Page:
court stated that "the only notice given to the court before
the hearing on the motion to suppress was one sentence in the
petition for a competency hearing, an unsupported claim by
defense counsel that a Dr. Tuteur had found defendant unfit for
trial." Id. Since Dr. Tuteur had never filed a report with the
court, the only evidence before the court at the time of the
suppression hearing was a series of reports stating that
petitioner was competent to stand trial. Id.
The appellate court held that defense counsel's "mere
assertion . . . that he ha[d] reason to believe defendant
[was] incompetent" was insufficient to create a bona fide doubt
as to petitioner's fitness. Id. at 1101-02, 66 Ill.Dec. at 735,
443 N.E.2d at 661 (citing cases). Thus, the trial court's
failure to hold a fitness hearing was not erroneous.*fn3
Petitioner also argued before the appellate court that the
trial court had at the restoration hearing improperly
allocated the burden of proving him fit to stand trial. The
appellate court first noted that since he had not tendered an
alternative jury instruction at the hearing or objected to the
instruction given, petitioner had waived the right to raise
the issue on appeal unless the giving of the instruction
amounted to plain error." Id. at 1099, 66 Ill.Dec. at 734, 443
N.E.2d at 660. See Ill.Rev.Stat. ch. 110A, § 615(a) (1981). The
waiver would bar petitioner from raising the issue unless there
was "grave error" or the evidence was closely balanced. The
court held that no grave error existed because "the jury was
properly instructed that defendant could be found fit only if
the State had proved that fact by a preponderance of the
evidence." 110 Ill.App.3d at 1099, 66 Ill.Dec. at 734, 443
N.E.2d at 660. Other material added to the instruction, the
court stated, "did not unconstitutionally shift the burden of
proof to defendant." Id. Counsels' closing arguments also
reflected the correct burden of proof. Thus, the court found
that no "plain" or "grave" error existed in the instruction.
Id. at 1100, 66 Ill.Dec. at 734, 443 N.E.2d at 660.
With respect to the second part of the waiver exemption, the
appellate court held that petitioner's "claim that the
evidence was closely balanced [was] without support," given
the long series of reports confirming petitioner's competence
and the "mitigation" of Dr. Tuteur's testimony by Tuteur's
statement that his conclusion of unfitness would not change
even had he learned that in other examinations, petitioner
appeared to be simulating mental illness. Id. Thus, since there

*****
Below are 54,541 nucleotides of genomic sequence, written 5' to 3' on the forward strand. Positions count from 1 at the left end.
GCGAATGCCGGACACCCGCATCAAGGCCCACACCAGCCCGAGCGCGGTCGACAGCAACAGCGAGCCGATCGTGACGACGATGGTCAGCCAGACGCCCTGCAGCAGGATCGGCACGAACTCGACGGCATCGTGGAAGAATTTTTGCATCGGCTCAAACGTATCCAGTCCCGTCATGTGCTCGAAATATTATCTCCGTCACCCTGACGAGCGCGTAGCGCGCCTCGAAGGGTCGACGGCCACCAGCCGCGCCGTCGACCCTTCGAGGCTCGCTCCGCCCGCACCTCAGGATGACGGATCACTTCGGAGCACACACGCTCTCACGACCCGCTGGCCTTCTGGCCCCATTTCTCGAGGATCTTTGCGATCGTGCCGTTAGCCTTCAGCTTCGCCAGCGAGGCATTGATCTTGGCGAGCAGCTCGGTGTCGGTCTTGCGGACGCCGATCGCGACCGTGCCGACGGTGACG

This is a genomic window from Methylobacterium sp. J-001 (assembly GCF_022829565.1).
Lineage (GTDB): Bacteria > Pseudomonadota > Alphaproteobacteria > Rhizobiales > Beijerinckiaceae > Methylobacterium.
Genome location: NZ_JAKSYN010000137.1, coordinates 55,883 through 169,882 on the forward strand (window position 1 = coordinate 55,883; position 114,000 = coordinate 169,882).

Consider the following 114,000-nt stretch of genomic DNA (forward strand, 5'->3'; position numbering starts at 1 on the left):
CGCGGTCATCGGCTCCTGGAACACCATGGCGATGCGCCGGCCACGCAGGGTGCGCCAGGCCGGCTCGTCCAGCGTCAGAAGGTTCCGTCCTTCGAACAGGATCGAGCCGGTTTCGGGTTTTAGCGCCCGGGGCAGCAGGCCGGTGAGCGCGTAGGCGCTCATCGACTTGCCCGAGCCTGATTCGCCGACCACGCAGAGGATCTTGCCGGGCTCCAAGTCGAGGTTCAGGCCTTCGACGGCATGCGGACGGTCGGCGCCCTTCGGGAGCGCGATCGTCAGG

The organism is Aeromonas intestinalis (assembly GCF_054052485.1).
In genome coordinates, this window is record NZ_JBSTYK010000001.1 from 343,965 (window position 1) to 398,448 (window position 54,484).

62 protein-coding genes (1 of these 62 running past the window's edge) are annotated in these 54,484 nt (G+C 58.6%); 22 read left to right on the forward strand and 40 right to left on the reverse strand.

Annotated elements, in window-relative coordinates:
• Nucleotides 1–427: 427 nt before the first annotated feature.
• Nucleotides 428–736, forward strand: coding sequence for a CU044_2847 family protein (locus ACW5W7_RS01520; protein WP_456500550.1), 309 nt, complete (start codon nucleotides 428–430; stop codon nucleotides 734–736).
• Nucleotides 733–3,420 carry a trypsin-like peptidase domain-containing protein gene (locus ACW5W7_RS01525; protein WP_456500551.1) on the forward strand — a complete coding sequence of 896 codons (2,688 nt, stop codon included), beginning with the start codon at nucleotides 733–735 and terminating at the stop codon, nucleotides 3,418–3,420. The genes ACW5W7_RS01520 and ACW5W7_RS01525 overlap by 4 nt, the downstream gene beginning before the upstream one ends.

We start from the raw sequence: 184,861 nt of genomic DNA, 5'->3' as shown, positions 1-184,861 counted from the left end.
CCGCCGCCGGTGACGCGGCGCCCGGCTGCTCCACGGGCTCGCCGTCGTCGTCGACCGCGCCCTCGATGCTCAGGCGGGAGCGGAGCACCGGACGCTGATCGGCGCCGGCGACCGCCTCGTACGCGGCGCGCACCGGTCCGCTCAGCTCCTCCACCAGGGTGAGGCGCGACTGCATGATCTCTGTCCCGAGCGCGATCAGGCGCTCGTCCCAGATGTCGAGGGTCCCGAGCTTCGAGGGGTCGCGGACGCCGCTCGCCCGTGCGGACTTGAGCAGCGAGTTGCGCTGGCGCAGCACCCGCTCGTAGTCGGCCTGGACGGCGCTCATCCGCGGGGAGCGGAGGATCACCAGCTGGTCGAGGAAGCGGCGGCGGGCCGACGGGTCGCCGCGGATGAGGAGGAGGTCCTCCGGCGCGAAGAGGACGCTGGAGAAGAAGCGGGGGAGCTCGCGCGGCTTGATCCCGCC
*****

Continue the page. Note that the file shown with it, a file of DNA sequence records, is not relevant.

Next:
was no "grave error" and the evidence was not closely balanced,
the court held that petitioner "waived his right to claim
reversible error based on faulty jury instructions." Id.
A person accused of crime enjoys the constitutional
guarantee of not being tried if he "lacks the capacity to
understand the nature and object of the proceedings against
him, to consult with counsel, and to assist in preparing his
defense. . . ." Drope v. Missouri, 420 U.S. 162, 171, 95 S.Ct.
896, 903, 43 L.Ed.2d 103 (1975); Dusky v. United States,
362 U.S. 402, 402, 80 S.Ct. 788, 789, 4 L.Ed.2d 824 (1960) (per
curiam). "[This] prohibition is fundamental
to an adversary system of justice." Drope, 420 U.S. at 172, 95
S.Ct. at 904. This guarantee is protected by the requirement
that if sufficient doubt exists of the accused's competence to
stand trial, the trial court must sua sponte inquire into his
competency. Drope; Pate v. Robinson, 383 U.S. 375, 86 S.Ct.
836, 15 L.Ed.2d 815 (1966).
In the present case the trial court failed to inquire into
petitioner's competency before conducting the suppression
hearing in August 1975. Though Drope and Pate both concerned
the accused's competency at trial, we think that the procedural
guarantee established by those cases applies to a pre-trial
suppression hearing as well. Since the suppression hearing in
this case concerned the circumstances under which petitioner
made various statements to the police, it was crucial to his
defense that he be able to cooperate with counsel at the
hearing. The Confrontation Clause of the sixth amendment
requires that the accused be present at "all stages of the
proceedings where fundamental fairness might be thwarted by his
absence." Faretta v. California, 422 U.S. 806, 816, 95 S.Ct.
2525, 2531, 45 L.Ed.2d 562 (1975). Where a hearing turns on
"substantial issues of fact as to events in which [the accused]